The existing evidence (including ongoing correspondence between the women concerning the development of the series, Rose's extensive personal diaries and Laura's first person draft manuscripts) tends to reveal an ongoing joint collaboration. The conclusion can be drawn that Laura's strengths as a compelling storyteller and Rose's considerable skills in dramatic pacing and literary structure contributed to an occasionally tense, but fruitful, collaboration between two talented and headstrong women. In fact, the collaboration seems to have worked both ways: two of Rose's most successful novels, Let the Hurricane Roar (1932) and Free Land (1938), were written at the same time as the "Little House" series and basically re-told Ingalls and Wilder family tales in an adult format. The collaboration also brought the two writers at Rocky Ridge Farm the money they needed to recoup the loss of their investments in the stock market. Simply stated: If Laura had not written the books, they would not exist — Rose had no interest in writing what she called "juveniles". But had Rose not edited the books, they might well have never been accepted for publication, nor become as famous as they are. Since the initial publication of "Little House in the Big Woods" in 1931, the books have been continually in print, and remain in print today around the world, and have been translated into 40 different languages.
Whatever the collaboration personally represented to Laura and Rose was never publicly discussed, however. Laura's first — and smallest — royalty check from Harper was for $500 — the equivalent of $7,300 in 2007 dollars. By the mid-1930s the royalties from the "Little House" books brought a steady and increasingly substantial income to the Wilders for the first time in their 50 years of marriage. Various honors, huge amounts of fan mail and other accolades were granted to Laura Ingalls Wilder, the author of the "Little House" series. Also, the novels and short stories of Rose Wilder Lane during the 1930s represented her creative and literary peak. Her name received top billing on the magazine covers where her fiction and articles appeared. The Saturday Evening Post paid her $30,000 (approximately $400,000 in 2007 dollars) to serialize her best-selling novel Free Land, while Let the Hurricane Roar saw an increasing and steady sale, augmented by a radio dramatization starring Helen Hayes, and it has steadily remained in print even today as Young Pioneers.
During these years, Laura and Almanzo were frequently alone at Rocky Ridge Farm. Most of the surrounding area (including the property with the stone cottage Rose had built for them) had been sold off, but they still kept some farm animals, and tended their flower beds and vegetable gardens. Almost daily, carloads of fans would stop by, eager to meet "Laura" of the Little House Books. They lived independently and without financial worries until Almanzo's death in 1949, at the age of 92. Laura was grieved but determined to remain independent and stay on the farm, despite Rose's requests that Laura come live with her permanently in Connecticut. For the next eight years, Laura lived alone, looked after by a circle of neighbors and friends who found it hard to believe their very own "Mrs. Wilder" was a world-famous author. She was a familiar figure in Mansfield, being brought into town regularly by her driver to do her errands, attend church or visit friends. Laura continued an active correspondence with her editors, many fans and friends during these years.
Throughout the 1950s, Rose usually came back to Missouri to spend the winter with Laura. Once, Laura returned to Connecticut for a visit to Rose's home, traveling by airplane. In the fall of 1956, Rose came to Mansfield for Thanksgiving, and found her 89 year old mother severely ill from undiagnosed diabetes and a weakening heart. Several weeks in the hospital seemed to improve the situation somewhat, and Laura was able to return home on the day after Christmas. But she was very old and very ill, and she declined rapidly after that point. Laura had an extremely competitive spirit going all the way back to the schoolyard as a child, and she had remarked to many people that she wanted to live to be 90, "because Almanzo had." She succeeded. On February 10, 1957, just three days after her 90th birthday, Laura Ingalls Wilder died in her sleep in her Mansfield farmhouse.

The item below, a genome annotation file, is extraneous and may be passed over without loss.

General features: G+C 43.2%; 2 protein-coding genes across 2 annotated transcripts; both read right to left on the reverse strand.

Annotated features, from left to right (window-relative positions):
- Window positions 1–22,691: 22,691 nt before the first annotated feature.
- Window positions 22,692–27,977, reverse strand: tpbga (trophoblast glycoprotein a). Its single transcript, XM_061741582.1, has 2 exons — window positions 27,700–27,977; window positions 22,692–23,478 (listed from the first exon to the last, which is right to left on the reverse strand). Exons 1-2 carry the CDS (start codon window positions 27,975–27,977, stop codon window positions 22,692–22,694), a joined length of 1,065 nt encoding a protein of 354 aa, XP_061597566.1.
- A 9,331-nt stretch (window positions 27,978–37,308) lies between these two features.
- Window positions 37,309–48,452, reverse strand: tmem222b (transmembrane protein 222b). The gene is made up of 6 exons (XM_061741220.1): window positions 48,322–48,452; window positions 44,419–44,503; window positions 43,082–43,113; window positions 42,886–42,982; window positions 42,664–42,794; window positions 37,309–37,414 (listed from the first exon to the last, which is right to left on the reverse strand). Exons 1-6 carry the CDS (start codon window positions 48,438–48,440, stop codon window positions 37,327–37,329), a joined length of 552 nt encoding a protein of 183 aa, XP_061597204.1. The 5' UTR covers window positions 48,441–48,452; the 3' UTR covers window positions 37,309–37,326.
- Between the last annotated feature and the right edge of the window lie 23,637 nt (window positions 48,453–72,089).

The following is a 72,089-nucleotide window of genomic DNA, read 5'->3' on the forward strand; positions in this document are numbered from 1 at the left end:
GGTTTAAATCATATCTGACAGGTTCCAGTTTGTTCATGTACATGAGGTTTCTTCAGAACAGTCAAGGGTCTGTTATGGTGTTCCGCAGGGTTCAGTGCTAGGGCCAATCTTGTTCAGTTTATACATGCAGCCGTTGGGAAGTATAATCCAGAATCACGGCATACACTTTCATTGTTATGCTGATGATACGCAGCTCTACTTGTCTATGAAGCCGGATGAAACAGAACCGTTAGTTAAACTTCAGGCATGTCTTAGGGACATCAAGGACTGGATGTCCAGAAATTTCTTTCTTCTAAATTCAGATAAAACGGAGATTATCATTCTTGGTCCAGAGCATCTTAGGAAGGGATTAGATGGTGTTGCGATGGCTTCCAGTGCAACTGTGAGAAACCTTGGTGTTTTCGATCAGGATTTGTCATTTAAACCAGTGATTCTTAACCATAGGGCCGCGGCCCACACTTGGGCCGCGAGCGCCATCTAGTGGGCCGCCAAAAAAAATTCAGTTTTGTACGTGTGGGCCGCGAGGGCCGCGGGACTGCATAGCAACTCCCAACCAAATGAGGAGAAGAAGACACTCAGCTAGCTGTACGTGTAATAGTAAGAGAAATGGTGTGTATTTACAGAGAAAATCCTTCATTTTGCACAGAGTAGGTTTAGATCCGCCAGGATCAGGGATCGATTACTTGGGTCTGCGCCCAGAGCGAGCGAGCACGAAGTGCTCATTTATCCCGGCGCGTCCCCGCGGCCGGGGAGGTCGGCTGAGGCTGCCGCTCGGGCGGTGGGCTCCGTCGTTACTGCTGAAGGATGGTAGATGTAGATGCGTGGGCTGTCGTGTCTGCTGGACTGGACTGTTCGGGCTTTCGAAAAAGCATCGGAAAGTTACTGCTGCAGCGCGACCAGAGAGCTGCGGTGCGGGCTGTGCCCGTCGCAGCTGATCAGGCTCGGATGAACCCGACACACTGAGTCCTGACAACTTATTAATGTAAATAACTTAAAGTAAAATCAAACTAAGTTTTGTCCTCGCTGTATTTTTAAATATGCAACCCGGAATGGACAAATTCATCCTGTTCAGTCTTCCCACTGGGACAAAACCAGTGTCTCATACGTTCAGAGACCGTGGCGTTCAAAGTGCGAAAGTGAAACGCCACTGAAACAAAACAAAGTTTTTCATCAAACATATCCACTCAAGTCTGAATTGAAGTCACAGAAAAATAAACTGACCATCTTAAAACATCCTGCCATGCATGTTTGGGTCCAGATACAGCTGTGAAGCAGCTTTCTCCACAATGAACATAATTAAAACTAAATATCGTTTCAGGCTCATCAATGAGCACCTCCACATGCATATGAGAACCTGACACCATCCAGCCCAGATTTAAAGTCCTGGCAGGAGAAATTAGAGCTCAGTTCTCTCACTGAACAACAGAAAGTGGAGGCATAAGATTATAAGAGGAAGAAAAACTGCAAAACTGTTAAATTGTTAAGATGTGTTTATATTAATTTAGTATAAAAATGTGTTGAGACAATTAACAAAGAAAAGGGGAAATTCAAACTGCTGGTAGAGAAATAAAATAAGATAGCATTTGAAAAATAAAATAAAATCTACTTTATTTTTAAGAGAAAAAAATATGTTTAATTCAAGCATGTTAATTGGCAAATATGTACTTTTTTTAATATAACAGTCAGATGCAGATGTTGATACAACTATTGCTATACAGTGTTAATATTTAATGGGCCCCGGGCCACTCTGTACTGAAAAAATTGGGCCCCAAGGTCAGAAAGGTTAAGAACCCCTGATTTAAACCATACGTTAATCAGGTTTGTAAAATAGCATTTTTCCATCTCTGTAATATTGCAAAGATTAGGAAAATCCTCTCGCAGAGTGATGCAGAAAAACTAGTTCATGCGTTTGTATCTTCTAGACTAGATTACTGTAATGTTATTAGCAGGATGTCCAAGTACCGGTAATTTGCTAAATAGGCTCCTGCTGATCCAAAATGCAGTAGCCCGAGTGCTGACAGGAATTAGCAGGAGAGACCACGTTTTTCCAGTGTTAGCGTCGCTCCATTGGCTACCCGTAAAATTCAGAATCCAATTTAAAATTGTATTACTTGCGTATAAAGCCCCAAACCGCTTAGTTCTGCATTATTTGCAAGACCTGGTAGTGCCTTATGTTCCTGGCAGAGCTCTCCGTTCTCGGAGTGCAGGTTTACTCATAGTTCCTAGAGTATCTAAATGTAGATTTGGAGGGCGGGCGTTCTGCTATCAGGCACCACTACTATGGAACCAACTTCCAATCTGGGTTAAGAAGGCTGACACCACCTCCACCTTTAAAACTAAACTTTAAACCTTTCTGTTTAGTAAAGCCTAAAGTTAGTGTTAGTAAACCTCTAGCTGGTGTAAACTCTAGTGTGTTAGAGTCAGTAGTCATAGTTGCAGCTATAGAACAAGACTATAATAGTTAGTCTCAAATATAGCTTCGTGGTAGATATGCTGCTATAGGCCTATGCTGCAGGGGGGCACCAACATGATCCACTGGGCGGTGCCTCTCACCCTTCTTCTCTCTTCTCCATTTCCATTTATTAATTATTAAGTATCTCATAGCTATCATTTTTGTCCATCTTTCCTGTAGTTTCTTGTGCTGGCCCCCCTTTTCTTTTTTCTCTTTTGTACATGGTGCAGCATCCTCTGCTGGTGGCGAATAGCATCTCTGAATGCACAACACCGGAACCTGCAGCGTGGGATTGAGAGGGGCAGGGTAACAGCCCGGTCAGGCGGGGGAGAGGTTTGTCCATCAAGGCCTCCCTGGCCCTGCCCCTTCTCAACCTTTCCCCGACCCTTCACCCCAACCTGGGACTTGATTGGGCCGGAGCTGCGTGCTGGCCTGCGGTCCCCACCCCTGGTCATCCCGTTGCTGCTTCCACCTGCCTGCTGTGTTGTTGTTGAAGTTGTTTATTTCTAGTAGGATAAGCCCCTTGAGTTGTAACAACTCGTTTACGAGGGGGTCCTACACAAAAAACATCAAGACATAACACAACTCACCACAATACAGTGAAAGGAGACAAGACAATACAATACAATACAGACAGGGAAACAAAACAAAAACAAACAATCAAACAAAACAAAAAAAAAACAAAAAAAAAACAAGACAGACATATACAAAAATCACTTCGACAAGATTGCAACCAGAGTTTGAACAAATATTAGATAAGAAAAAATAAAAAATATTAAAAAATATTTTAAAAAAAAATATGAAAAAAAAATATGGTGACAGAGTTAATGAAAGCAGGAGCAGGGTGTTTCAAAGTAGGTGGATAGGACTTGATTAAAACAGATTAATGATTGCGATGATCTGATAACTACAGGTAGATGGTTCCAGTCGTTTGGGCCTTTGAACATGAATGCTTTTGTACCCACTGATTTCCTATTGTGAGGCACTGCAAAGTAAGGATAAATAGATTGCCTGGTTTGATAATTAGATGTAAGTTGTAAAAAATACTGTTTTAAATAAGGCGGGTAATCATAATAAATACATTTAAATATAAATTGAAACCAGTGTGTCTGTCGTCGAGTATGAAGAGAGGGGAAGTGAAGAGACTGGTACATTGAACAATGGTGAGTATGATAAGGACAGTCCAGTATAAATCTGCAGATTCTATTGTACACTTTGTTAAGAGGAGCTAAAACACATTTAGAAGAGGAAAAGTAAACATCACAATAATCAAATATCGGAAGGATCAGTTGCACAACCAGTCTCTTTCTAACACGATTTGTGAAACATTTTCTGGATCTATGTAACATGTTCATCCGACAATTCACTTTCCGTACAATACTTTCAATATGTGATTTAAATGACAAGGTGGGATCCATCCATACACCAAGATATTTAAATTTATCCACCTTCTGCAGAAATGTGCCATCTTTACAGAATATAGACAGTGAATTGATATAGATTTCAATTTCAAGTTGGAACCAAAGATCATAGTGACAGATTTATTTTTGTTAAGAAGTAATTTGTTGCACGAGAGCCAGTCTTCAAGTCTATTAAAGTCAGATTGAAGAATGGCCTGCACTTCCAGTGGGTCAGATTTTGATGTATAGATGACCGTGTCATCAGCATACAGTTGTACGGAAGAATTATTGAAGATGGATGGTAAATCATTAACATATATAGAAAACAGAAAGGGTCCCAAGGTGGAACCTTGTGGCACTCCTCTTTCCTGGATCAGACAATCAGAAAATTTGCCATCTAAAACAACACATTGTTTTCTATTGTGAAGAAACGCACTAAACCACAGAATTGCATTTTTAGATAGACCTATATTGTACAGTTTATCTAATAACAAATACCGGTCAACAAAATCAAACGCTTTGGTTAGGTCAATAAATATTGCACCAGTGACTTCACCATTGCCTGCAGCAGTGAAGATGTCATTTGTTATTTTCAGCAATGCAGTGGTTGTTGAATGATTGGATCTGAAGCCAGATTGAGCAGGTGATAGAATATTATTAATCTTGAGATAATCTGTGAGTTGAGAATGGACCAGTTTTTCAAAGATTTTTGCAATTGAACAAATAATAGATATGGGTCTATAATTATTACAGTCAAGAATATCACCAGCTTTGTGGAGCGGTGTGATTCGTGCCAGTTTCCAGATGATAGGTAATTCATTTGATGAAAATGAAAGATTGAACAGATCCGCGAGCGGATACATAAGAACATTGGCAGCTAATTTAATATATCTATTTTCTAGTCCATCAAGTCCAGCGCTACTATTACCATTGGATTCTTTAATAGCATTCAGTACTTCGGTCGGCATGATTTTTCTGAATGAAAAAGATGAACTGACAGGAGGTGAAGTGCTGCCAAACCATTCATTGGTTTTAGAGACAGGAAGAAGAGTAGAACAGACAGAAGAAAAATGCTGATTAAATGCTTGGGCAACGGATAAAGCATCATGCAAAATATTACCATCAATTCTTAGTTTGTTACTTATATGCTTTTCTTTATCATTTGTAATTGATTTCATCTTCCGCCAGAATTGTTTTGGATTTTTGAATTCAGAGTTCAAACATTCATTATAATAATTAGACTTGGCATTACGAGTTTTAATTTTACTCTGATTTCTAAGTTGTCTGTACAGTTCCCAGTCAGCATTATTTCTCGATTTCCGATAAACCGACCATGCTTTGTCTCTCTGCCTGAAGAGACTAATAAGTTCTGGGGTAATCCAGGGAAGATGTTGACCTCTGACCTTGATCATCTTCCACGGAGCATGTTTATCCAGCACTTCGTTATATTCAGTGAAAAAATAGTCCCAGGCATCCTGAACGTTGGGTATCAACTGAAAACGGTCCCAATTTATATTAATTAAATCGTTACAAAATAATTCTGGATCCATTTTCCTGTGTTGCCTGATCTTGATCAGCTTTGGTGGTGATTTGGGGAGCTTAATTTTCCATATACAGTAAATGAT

Rose left Mansfield permanently shortly after her mother's death, but was instrumental in donating Rocky Ridge Farmhouse and most of the contents to the Laura Ingalls Wilder–Rose Wilder Lane Home Association. The rustic farmhouse and the nearby stone cottage (repurchased by the Association) continue to receive thousands of annual visitors, and carry a National Historic Landmark designation.
Rose inherited ownership of the "Little House" literary estate for her lifetime only, all rights reverting to the Mansfield library after her death, according to her mother's will. After her death in 1968, Rose's heir Roger MacBride gained control of the copyrights. MacBride was Lane's informally-adopted grandson, as well as her business agent, attorney and heir. All of MacBride's actions carried Rose's apparent approval. In fact, at Rose's request, the copyrights to each of the "Little House" Books (as well as those of Lane's own literary works) had been renewed in MacBride's name as the original copyrights expired during the decade between Laura's and Rose's deaths.
Controversy did not come until after MacBride's death in 1995, when the Laura Ingalls Wilder Branch of the Wright County Library (which Laura helped found) in Mansfield, Missouri, decided it was worth trying to recover the rights. The ensuing court case was settled in an undisclosed manner, but MacBride's heirs retained the rights. The library received enough to start work on a new building.
The popularity of the "Little House" series of books has grown phenomenally over the years, spawning a multimillion-dollar franchise of mass merchandising, additional spinoff book series (some written by MacBride and his daughter) and the long-running television show, starring Michael Landon. Laura Ingalls Wilder has been portrayed by Melissa Gilbert (1974-1984), Meredith Monroe (1997, 1998) and Kyle Chavarria (2005) in television series.
Laura once said the reason she wrote her books in the first place was to preserve the stories of her childhood for today's children, to help them to understand how much America had changed during her lifetime.
Laura was honored on the Missouri Walk of Fame in 2006. Reverend David Ingalls, an Ingalls cousin, accepted the star which is located on the walk of fame in Marshfield, Missouri.